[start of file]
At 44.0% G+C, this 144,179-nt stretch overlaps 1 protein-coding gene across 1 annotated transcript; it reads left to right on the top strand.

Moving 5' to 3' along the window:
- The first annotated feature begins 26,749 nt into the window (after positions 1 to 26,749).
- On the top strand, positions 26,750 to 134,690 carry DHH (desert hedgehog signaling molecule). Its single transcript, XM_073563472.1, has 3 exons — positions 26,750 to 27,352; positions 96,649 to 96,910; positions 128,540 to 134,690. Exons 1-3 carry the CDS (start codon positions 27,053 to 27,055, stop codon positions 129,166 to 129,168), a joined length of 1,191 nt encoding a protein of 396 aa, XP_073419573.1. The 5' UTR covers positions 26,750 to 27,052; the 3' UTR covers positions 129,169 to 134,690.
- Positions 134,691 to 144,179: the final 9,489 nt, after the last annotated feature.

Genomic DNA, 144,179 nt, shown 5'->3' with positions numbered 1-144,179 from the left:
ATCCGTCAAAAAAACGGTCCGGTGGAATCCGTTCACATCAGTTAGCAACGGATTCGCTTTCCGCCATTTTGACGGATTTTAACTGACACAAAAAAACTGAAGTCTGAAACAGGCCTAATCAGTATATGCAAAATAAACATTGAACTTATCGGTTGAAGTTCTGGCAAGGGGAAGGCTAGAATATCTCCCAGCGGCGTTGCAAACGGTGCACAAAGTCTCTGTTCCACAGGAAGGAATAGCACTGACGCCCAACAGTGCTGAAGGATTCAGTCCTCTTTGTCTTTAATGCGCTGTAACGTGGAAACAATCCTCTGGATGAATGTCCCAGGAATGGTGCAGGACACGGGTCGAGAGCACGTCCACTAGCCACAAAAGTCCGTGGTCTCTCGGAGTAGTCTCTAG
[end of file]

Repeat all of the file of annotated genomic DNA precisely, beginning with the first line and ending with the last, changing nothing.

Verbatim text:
At 44.0% G+C, this 144,179-nt stretch overlaps 1 protein-coding gene across 1 annotated transcript; it reads left to right on the top strand.

Moving 5' to 3' along the window:
- The first annotated feature begins 26,749 nt into the window (after positions 1 to 26,749).
- On the top strand, positions 26,750 to 134,690 carry DHH (desert hedgehog signaling molecule). Its single transcript, XM_073563472.1, has 3 exons — positions 26,750 to 27,352; positions 96,649 to 96,910; positions 128,540 to 134,690. Exons 1-3 carry the CDS (start codon positions 27,053 to 27,055, stop codon positions 129,166 to 129,168), a joined length of 1,191 nt encoding a protein of 396 aa, XP_073419573.1. The 5' UTR covers positions 26,750 to 27,052; the 3' UTR covers positions 129,169 to 134,690.
- Positions 134,691 to 144,179: the final 9,489 nt, after the last annotated feature.

Genomic DNA, 144,179 nt, shown 5'->3' with positions numbered 1-144,179 from the left:
ATCCGTCAAAAAAACGGTCCGGTGGAATCCGTTCACATCAGTTAGCAACGGATTCGCTTTCCGCCATTTTGACGGATTTTAACTGACACAAAAAAACTGAAGTCTGAAACAGGCCTAATCAGTATATGCAAAATAAACATTGAACTTATCGGTTGAAGTTCTGGCAAGGGGAAGGCTAGAATATCTCCCAGCGGCGTTGCAAACGGTGCACAAAGTCTCTGTTCCACAGGAAGGAATAGCACTGACGCCCAACAGTGCTGAAGGATTCAGTCCTCTTTGTCTTTAATGCGCTGTAACGTGGAAACAATCCTCTGGATGAATGTCCCAGGAATGGTGCAGGACACGGGTCGAGAGCACGTCCACTAGCCACAAAAGTCCGTGGTCTCTCGGAGTAGTCTCTAG